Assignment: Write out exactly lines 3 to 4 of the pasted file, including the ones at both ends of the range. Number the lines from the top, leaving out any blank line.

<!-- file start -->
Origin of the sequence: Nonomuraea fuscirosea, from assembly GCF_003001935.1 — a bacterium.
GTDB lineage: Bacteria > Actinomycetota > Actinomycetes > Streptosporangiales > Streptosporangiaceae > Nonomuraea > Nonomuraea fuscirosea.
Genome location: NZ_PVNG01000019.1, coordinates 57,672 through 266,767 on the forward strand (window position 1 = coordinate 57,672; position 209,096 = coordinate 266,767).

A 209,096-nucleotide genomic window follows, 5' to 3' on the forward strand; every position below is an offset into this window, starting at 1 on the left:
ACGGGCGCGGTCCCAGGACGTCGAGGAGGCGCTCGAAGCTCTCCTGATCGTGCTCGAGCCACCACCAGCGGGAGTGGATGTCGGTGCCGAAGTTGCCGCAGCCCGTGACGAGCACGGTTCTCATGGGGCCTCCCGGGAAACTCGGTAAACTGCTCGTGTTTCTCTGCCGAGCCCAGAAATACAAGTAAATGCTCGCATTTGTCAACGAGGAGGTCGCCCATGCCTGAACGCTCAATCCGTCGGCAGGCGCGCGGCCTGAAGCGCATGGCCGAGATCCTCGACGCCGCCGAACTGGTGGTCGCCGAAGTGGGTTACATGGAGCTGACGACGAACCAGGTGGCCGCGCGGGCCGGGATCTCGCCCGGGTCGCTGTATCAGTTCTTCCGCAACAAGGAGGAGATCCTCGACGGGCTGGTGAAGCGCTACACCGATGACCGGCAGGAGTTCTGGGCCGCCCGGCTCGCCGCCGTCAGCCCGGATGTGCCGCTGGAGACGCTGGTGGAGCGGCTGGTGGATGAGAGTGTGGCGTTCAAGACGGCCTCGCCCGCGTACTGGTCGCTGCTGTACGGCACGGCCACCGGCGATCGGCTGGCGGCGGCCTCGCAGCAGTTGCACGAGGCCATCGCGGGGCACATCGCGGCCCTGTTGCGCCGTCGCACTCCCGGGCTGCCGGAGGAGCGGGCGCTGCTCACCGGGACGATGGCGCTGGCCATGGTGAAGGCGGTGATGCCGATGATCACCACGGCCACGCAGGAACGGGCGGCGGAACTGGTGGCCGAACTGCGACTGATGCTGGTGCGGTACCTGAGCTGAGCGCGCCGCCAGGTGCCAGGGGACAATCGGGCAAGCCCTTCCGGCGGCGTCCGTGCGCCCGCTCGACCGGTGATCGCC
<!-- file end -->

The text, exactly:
Genome location: NZ_PVNG01000019.1, coordinates 57,672 through 266,767 on the forward strand (window position 1 = coordinate 57,672; position 209,096 = coordinate 266,767).

A 209,096-nucleotide genomic window follows, 5' to 3' on the forward strand; every position below is an offset into this window, starting at 1 on the left: